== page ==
EPA decision on National Ambient Air Quality Standards praised by business group

PA Chamber of Business and Industry President Gene Barr applauded the U.S. Environmental Protection Agency’s (EPA) recent decision to retain, without changes, current National Ambient Air Quality Standards for particulate matter set by the Obama-Biden administration.

The EPA also finalized a rule to increase transparency and consistency in considering costs and benefits in future air quality-related rulemakings.

The final rules “will protect public health and the environment and afford the regulated community more certainty as we work together to recover from this pandemic,” Barr said.

“Regarding the air quality standards, as we noted in our letter of support for retaining the current rules,” Barr said, highlighting a November 2019 letter sent on behalf of the Chamber’s nearly 10,000 member companies, “[Pennsylvania] industry has worked in concert with regulators to achieve a 31 percent reduction in emissions of particulate matter, and the state is measuring attainment with the current standard in all but one monitoring point. The practical effect means that the public health and environment are being protected, and Pennsylvania has greater flexibility to expand existing operations and attract new investment.”

Particulate matter, which are 2.5 micrometers in diameter and smaller, can be emitted directly from various sources, including vehicles, smokestacks, and fires. They can also form when gasses emitted by power plants, industrial processes, and gasoline and diesel engines react in the atmosphere.

Coarse particles, which were also covered by the EPA’s NAAQS decision, have diameters between 2.5 and 10 micrometers. They include road dust that is kicked up by traffic, some agricultural operations, construction and demolition operations, industrial processes, and biomass burning.

“The regulated community and the public are not served if they are unable to examine the underlying science used in carrying out one of the nation’s bedrock environmental statutes, the Clean Air Act,” Barr continued. “With Pennsylvania’s economy relying on the success of its manufacturing, logistics, and energy sectors – all of which have significant compliance obligations under the Act and all of which have worked tremendously hard to reduce emissions and increase sustainability – these rules help move our economy forward while protecting the environment.”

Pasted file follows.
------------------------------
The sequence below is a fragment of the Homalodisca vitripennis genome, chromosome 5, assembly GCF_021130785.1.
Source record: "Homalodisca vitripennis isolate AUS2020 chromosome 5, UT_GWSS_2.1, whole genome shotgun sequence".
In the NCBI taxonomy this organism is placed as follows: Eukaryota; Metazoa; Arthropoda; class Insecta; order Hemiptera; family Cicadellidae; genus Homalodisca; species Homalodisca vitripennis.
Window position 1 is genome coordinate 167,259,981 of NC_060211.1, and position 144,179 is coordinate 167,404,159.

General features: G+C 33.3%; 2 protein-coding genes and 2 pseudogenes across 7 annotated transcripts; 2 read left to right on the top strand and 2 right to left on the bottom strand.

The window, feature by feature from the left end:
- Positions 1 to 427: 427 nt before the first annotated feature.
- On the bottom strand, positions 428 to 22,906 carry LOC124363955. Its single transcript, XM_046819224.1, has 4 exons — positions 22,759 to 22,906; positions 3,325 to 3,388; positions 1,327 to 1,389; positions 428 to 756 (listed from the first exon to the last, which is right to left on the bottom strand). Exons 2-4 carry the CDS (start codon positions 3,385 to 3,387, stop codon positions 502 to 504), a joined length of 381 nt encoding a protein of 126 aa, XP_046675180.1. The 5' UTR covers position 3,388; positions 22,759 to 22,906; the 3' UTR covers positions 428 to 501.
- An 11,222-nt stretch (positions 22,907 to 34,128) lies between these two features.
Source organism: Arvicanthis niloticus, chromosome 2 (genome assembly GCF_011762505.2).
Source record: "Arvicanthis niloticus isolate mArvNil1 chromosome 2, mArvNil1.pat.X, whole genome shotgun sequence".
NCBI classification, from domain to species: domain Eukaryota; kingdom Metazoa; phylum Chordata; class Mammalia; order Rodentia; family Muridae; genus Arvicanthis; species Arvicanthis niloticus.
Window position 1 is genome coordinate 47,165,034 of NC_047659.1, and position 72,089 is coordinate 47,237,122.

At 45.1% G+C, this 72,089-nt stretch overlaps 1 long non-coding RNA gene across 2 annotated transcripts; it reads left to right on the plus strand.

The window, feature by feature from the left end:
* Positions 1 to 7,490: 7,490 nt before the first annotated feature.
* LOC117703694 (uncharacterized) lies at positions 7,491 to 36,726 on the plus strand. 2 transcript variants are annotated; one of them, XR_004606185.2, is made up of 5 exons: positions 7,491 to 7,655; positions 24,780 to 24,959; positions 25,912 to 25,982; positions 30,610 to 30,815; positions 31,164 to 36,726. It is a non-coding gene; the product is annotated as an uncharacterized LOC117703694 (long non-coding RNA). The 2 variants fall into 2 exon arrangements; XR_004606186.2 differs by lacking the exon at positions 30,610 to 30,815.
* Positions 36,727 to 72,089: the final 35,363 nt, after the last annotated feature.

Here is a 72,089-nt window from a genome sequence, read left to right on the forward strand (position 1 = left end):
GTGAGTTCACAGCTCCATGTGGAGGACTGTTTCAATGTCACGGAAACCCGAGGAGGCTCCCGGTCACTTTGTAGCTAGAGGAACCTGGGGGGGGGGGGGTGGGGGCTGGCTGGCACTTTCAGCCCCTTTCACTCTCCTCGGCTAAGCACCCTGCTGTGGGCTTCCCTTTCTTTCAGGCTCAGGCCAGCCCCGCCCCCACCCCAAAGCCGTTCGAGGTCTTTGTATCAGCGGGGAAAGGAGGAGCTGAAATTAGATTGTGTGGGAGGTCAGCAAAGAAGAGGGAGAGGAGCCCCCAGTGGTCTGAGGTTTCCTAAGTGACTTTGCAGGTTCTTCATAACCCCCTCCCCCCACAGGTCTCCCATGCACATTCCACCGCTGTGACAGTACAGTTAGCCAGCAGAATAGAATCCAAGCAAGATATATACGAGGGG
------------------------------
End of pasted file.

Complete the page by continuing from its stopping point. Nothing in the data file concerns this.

Under President Trump, the EPA has redesignated 57 nonattainment areas to attainment with standards for six key criteria air pollutants: carbon monoxide, ground-level ozone, lead, nitrogen oxides, PM, and sulfur oxides. This includes nine areas for PM2.5 and twelve areas for PM10.

“These redesignations mean cleaner air, improved health outcomes, and greater economic opportunities for cities and communities across the country,” the EPA said.

According to the EPA, the United States has some of the lowest fine particulate matter levels in the world – approximately five times below the global average, six times below China, and 20 times lower than France, Germany, and Great Britain.

“The EPA under the Trump Administration has continued America’s leadership in clear air, lowering our particulate matter levels to well below those of many of our global competitors,” said EPA Administrator Andrew Wheeler. “Maintaining these important standards will ensure Americans can continue to breathe some of the cleanest air on the planet.”

Debra Flax

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